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ATF says fatal Texas fertiliser blast was a criminal act

12 May 2016

On May 12 the US Bureau of Alcohol, Tobacco, Firearms and Explosives (ATF) said that after one of its most extensive investigations ever, it had concluded that the fire that caused the explosion at the West Fertilizer Company three years ago was a criminal act. The blast on April 17, 2013 killed 15, injured more than 260, flattened dozens of buildings and caused an estimated $230 million worth of damage.

A drone image of the aftermath of the West explosion - Image: CSB
A drone image of the aftermath of the West explosion - Image: CSB

At a news conference in West, ATF Special Agent in Charge Robert Elder told reporters that investigators spent more than $2 million, building life-size replicas of parts of the plant and interviewing more than 400 people, to reach the conclusion that a fire was set in the seed room of the fertiliser distribution company.

Elder emphasised the meticulous nature of the investigation and said all natural and accidental causes had been ruled out. He refused to elaborate on the nature of the evidence found, but said that no arrests had been made so far and asked for the public's help to find who was responsible.

He said former West paramedic Bryce Reed was not considered a suspect. Reed was arrested in the weeks following the explosion after authorities said he tried to dispose of materials needed to make a pipe bomb. But he and his attorney maintained he had been assembling fireworks for his own entertainment. The paramedic was charged with possession of an unregistered explosive device but pleaded guilty to lesser felonies and was sentenced to 21 months in federal prison.

ATF Houston division spokeswoman Nicole Strong said there was no evidence of terrorism. The agency is offering up to $50,000 for information leading to an arrest, and McLennan County Crimestoppers another $2,000.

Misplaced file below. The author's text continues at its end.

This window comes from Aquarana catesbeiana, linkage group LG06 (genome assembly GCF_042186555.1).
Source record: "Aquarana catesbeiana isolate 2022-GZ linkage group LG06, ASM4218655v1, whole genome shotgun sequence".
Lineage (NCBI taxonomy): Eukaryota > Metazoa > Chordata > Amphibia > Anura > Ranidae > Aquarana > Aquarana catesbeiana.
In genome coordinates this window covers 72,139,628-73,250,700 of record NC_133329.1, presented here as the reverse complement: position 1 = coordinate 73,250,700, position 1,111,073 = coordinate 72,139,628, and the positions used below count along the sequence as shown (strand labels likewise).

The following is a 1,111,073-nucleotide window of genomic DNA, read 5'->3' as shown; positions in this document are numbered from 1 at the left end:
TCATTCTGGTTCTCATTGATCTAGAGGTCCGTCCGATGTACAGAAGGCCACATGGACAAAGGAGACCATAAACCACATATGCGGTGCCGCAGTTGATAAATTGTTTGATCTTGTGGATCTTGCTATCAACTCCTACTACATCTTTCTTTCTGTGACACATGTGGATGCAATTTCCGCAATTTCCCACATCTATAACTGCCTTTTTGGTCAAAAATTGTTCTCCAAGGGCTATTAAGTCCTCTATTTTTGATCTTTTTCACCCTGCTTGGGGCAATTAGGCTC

The US Chemical Safety Board (CSB) issued a report in January which concluded that limited regulatory oversight, poor hazard awareness, inadequate emergency planning and the proximity of the plant to nearby homes all led to the event's severity, but the board did not identify the cause of the fire that led to the explosion. The CSB said poor building ventilation and wooden storage bins contributed to the intensity of the blaze, and contamination of the ammonium nitrate fertiliser made it prone to explode.

Twelve firefighters and three others were killed in the blast, which left a crater 93 feet wide and 12 feet deep. The damage was inflicted across a 37-square-block area, destroying more than 500 homes, apartments and a nursing home. Had it happened earlier in the day with school in session, hundreds more people, including children, would likely have been killed and injured, the CSB concluded.

The CSB found that almost all Texas fertiliser plants like the one that exploded are within a quarter-mile of a residence, and little has been done to protect the public.

Even though the West Fertilizer blast prompted an order from President Barack Obama to improve transparency and cooperation among agencies that deal with the chemical industry, little progress has been made.

The Occupational Safety and Health Administration (OSHA) has said it will not update decades-old regulations before the end of Obama's presidency. One rule change that would have put more businesses storing ammonium nitrate under OSHA enforcement has not been implemented.

The US Environmental Protection Agency (EPA) has proposed changes to one of its key chemical facility safety programs, but that would not cover small and medium-sized fertiliser storage facilities.

These changes have anyway been opposed by the chemical industry and a proposal for companies to use inherently safer chemicals and processes when possible will be voluntary, rather than mandatory.


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